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06.07.17

DfT considers measures to reduce ‘safeguarding’ controls around HS1

A public consultation to look into lifting development restrictions around the site of HS1 will be opened by the DfT on Monday.

The route, which was completed in 2007, runs between London St Pancras and the Channel Tunnel and is protected under planning regulations which stop development alongside or close to it due to its status as a ‘long-term infrastructure project’.

Though the measures, called ‘safeguarding’, don’t prevent development near large-scale schemes, it does stop access to the infrastructure to carry out developments.

Originally, large parts of HS1 were safeguarded to ensure that the line could be completed and run successfully. However, the DfT said that since the route opened, the need for the project to be safeguarded has reduced, and so the original planning controls do not need to be maintained at such a high level.  

The consultation will last for four weeks until 13 August 2017, and DfT say that the changes to be considered are reducing the safeguarding boundary next to the route from 60 metres to 30 metres, removing 53% of the existing land (equivalent to 14 square km) next to HS1 from safeguarding restrictions and retaining safeguarding restrictions for all tunnels along the route.

“HS1 has been a success story for 10 years now, providing a high-speed link between London and stations in continental Europe,” said rail minister Paul Maynard. “These proposed changes will have no effect on the high-speed service for passengers. They will simply reduce the restrictions on developments close to it.”

The final report on the consultation will be published within three months of the closing date for the consultation.

Top Image: HS1

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Comments

Sreevesjc   07/07/2017 at 13:03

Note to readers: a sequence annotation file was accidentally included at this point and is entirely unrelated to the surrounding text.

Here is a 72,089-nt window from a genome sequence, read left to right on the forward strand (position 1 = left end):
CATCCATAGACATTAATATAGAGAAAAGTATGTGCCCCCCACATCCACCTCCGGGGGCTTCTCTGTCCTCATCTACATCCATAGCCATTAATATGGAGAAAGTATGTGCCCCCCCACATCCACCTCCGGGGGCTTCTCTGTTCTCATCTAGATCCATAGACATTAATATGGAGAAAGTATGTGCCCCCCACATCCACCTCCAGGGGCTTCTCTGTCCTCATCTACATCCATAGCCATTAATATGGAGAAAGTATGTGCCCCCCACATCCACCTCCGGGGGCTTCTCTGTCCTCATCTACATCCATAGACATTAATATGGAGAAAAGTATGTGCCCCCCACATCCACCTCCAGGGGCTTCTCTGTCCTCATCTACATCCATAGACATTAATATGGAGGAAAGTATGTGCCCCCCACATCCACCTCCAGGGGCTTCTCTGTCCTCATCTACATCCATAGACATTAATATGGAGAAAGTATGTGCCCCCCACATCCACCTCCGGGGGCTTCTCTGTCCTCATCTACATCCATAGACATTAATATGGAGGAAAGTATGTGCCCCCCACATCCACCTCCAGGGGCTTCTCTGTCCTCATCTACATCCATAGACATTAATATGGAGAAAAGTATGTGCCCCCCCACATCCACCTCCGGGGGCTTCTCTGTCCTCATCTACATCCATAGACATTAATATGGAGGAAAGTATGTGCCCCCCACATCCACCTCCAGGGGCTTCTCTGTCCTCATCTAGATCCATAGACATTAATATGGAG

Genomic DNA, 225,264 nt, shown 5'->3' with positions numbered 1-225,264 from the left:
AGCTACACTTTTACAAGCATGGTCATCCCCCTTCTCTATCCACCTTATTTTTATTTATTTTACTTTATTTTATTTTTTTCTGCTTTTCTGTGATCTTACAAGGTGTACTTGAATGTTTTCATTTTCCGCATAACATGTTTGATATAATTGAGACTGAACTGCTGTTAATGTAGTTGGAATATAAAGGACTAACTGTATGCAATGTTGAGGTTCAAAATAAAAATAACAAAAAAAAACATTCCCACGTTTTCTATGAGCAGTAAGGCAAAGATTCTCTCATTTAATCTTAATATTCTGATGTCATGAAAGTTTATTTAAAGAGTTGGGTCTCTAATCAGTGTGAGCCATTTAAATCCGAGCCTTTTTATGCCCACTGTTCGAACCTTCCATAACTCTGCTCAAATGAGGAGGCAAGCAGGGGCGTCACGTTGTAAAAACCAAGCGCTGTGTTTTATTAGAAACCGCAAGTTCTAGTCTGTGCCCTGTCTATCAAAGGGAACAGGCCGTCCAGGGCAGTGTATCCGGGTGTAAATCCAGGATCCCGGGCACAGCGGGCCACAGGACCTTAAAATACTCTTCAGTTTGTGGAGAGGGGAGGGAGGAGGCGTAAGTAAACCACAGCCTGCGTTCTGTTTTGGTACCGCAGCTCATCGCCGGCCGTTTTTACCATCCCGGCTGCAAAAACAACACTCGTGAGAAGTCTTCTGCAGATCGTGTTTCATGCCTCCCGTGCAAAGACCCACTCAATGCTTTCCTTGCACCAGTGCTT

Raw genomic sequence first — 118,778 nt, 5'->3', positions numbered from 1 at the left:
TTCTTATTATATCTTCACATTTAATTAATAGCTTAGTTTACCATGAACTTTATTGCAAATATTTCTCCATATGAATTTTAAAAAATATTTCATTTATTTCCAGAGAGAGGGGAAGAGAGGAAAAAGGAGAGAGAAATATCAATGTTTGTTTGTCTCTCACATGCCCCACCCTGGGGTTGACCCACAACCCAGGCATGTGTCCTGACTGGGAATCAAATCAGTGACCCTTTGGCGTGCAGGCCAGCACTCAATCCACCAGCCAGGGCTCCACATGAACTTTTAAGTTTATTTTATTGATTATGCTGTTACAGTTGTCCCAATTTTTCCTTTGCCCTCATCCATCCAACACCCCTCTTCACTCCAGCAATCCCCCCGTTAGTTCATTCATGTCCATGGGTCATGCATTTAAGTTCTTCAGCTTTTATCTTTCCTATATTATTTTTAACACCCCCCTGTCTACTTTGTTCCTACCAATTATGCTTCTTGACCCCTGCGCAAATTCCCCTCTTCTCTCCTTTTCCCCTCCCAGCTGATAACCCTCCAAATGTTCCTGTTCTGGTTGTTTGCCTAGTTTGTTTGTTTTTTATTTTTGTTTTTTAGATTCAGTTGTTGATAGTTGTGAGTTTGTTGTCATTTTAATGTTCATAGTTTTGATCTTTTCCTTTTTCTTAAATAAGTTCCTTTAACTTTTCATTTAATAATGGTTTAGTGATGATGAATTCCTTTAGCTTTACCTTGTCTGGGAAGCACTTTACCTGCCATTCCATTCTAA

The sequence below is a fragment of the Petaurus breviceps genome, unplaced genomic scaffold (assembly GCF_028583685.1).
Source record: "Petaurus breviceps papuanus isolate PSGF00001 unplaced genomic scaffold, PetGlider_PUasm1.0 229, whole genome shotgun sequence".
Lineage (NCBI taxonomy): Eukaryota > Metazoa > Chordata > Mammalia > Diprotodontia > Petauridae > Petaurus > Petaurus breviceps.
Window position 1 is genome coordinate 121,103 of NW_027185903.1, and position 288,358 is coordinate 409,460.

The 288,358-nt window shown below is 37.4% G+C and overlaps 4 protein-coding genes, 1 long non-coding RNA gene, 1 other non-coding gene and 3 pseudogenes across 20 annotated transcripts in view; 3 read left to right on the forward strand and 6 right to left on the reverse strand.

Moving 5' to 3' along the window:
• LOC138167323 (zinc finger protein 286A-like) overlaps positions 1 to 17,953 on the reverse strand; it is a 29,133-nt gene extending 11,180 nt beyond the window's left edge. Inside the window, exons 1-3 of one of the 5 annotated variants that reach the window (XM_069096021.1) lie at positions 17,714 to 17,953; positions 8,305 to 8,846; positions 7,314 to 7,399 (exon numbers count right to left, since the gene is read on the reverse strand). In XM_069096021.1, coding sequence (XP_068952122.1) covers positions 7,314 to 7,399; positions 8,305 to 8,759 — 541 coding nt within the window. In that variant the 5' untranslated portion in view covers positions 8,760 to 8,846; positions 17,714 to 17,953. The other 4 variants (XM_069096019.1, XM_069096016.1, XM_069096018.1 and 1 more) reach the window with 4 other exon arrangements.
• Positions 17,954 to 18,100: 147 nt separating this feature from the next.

One would assume that the remaining land offers enough space for quadrupling at a later date, at a sufficient distance from the running lines such that construction works do not affect the operational railway.

Mike Guerra   08/07/2017 at 08:25

By far the biggest problem with this change is the lack of maintenance facilities that would support a growth in traffic on HS1. With only Temple Mills and now no connection with HS2, there is currently only enough depot space to allow 10% of HS1 capacity. With the requirement for 400m trains the opportunity to build a sufficiently large depot within a short running time of St Pancras (so not congesting the line with stock movements) has already been eroded so that even if quadrupling was looked at there would be little point without the additional maintenance. With so much of the line underground between STP and Dagenham, the first opportunity to build anything sufficiently large is at the old Ford carpark, which was used as the London gritting salt store, and now will be used for housing. Then the line crosses the marches before diving under the Thames. I think the DfT (who were responsible for not vouchsafing enough depot space for HS1 in the first place) are failing to think long term, and so limiting the potential of HS1 to carry more traffic. Temple Mills is near capacity, and so even Eurostar will need to look at capacity elsewhere if they are to expand service post-Brexit.

Jerry Alderson   08/07/2017 at 17:48

As someone who has been a weekly Eurostar commuter at various times in my career, I have been seriously inconvenienced on a coupe of occasions. One was caused by an idiot Briton who decided to bring a WWII unexploded bomb n the boot of his car, an this was only discovered just as he arrived on the UK side, still fairly close to the Eurostar tracks. Result: delayed for three hours. When it was still on the third-rail network a garage with some gas canisters was located close to the line. A fire mean t that there was a change of an explosion. Result: no trains for 24 hours. Let's not create any excuses for closing HS1 because the DMZ is reduced.

Chris   09/07/2017 at 11:35

I've never seen that argument before Mike, only international services need to be 400m long for which there is both limited extra capacity and demand - an international service wouldn't necessarily need a depot this side of the Channel and it's hard to see a Eurostar competitor running enough extra services to justify one. There are however various options for stabling overnight for late arrivals/early departures.

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